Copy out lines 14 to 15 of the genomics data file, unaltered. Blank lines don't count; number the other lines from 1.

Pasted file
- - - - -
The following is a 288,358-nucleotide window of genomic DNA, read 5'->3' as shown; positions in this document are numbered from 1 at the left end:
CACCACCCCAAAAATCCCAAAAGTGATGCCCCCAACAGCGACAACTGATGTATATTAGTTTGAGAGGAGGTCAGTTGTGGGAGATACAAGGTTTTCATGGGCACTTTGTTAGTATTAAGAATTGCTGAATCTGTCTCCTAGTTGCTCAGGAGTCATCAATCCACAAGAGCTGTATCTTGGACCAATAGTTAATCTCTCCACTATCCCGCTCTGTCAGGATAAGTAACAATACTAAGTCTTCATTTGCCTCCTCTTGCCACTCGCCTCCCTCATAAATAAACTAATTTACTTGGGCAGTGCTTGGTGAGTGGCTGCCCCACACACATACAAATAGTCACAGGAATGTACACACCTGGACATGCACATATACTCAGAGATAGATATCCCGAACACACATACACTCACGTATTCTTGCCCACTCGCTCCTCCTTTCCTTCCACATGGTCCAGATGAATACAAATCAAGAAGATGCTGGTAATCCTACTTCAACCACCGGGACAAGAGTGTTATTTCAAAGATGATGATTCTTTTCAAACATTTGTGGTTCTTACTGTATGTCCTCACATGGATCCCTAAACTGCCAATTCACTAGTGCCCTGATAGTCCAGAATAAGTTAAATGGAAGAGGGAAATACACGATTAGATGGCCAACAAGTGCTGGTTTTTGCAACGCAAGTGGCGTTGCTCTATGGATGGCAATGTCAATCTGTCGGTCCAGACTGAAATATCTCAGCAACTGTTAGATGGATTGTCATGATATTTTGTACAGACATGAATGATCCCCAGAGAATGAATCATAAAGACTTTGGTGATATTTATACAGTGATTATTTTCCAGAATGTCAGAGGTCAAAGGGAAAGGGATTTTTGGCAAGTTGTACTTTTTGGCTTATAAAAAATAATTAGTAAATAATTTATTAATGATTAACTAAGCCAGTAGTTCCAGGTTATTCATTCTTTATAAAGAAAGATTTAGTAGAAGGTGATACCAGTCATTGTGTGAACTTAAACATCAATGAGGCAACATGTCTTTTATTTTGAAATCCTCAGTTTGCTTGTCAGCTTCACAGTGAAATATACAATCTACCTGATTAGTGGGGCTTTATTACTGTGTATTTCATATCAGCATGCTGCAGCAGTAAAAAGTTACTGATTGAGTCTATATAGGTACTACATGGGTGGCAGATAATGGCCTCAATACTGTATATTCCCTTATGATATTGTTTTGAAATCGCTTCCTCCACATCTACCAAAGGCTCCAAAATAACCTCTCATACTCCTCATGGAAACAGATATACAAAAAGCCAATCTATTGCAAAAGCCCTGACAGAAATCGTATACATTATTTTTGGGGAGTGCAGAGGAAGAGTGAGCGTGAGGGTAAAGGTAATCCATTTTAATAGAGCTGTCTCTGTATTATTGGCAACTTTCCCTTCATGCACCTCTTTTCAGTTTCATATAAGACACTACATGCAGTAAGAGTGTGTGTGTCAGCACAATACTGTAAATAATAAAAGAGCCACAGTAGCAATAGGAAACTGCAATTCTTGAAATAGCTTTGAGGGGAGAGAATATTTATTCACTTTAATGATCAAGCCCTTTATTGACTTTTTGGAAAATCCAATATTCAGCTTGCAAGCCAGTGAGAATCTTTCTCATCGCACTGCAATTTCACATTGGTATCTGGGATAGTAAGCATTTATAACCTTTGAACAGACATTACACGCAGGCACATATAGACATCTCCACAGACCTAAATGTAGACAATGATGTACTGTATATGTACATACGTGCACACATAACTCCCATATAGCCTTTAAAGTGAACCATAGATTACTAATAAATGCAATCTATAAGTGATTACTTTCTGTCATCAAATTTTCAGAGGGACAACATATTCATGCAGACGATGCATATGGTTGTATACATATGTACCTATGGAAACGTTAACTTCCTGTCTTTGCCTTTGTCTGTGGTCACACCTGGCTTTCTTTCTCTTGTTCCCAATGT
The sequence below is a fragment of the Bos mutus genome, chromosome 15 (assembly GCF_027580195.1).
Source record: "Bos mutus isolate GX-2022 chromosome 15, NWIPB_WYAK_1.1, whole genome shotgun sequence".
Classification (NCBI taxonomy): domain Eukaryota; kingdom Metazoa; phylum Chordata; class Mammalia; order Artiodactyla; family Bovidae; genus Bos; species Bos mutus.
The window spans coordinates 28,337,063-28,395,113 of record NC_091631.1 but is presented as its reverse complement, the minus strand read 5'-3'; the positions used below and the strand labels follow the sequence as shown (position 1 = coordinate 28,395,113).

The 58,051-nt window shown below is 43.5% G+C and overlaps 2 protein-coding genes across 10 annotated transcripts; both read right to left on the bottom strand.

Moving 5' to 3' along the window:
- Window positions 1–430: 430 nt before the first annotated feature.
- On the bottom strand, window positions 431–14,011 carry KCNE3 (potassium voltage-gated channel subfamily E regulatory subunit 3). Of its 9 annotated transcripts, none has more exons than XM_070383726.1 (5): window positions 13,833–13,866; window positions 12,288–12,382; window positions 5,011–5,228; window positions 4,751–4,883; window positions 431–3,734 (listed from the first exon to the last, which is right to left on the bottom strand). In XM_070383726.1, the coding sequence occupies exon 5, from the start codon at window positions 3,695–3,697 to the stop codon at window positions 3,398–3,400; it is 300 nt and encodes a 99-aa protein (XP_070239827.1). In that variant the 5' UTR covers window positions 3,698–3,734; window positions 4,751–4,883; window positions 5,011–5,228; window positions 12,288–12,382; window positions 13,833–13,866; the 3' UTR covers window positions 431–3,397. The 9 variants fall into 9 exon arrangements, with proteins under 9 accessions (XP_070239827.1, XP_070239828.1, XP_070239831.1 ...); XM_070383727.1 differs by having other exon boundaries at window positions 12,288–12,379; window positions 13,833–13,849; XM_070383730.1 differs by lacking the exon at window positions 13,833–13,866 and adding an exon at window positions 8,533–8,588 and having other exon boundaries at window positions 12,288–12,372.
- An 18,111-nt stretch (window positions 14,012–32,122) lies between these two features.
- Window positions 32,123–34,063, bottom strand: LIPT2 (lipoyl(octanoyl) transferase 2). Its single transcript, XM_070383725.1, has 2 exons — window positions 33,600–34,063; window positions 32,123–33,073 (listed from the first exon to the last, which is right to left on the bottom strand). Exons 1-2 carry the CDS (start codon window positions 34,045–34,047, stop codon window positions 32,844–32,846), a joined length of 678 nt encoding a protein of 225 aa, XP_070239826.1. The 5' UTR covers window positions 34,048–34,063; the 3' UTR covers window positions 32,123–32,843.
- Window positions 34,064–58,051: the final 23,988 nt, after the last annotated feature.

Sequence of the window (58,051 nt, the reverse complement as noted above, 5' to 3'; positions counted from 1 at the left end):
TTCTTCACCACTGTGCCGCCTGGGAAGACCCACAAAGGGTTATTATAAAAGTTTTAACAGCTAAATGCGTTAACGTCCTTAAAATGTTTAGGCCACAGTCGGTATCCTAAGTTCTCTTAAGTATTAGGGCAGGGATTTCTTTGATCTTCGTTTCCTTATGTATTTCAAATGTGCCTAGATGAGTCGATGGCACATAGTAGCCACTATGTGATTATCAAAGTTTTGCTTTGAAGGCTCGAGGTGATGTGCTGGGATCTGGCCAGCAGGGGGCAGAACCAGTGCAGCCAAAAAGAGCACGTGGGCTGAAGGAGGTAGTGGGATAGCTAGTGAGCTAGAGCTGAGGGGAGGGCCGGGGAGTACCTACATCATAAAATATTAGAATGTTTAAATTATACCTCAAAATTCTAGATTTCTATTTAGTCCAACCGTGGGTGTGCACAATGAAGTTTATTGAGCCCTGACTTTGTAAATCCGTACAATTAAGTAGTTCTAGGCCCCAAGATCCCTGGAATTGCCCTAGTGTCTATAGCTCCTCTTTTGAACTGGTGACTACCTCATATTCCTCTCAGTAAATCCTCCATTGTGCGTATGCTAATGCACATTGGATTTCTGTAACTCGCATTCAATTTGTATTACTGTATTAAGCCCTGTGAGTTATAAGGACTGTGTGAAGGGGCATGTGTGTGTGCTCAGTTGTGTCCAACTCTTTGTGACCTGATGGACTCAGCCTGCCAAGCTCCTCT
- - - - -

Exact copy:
Sequence of the window (58,051 nt, the reverse complement as noted above, 5' to 3'; positions counted from 1 at the left end):
TTCTTCACCACTGTGCCGCCTGGGAAGACCCACAAAGGGTTATTATAAAAGTTTTAACAGCTAAATGCGTTAACGTCCTTAAAATGTTTAGGCCACAGTCGGTATCCTAAGTTCTCTTAAGTATTAGGGCAGGGATTTCTTTGATCTTCGTTTCCTTATGTATTTCAAATGTGCCTAGATGAGTCGATGGCACATAGTAGCCACTATGTGATTATCAAAGTTTTGCTTTGAAGGCTCGAGGTGATGTGCTGGGATCTGGCCAGCAGGGGGCAGAACCAGTGCAGCCAAAAAGAGCACGTGGGCTGAAGGAGGTAGTGGGATAGCTAGTGAGCTAGAGCTGAGGGGAGGGCCGGGGAGTACCTACATCATAAAATATTAGAATGTTTAAATTATACCTCAAAATTCTAGATTTCTATTTAGTCCAACCGTGGGTGTGCACAATGAAGTTTATTGAGCCCTGACTTTGTAAATCCGTACAATTAAGTAGTTCTAGGCCCCAAGATCCCTGGAATTGCCCTAGTGTCTATAGCTCCTCTTTTGAACTGGTGACTACCTCATATTCCTCTCAGTAAATCCTCCATTGTGCGTATGCTAATGCACATTGGATTTCTGTAACTCGCATTCAATTTGTATTACTGTATTAAGCCCTGTGAGTTATAAGGACTGTGTGAAGGGGCATGTGTGTGTGCTCAGTTGTGTCCAACTCTTTGTGACCTGATGGACTCAGCCTGCCAAGCTCCTCT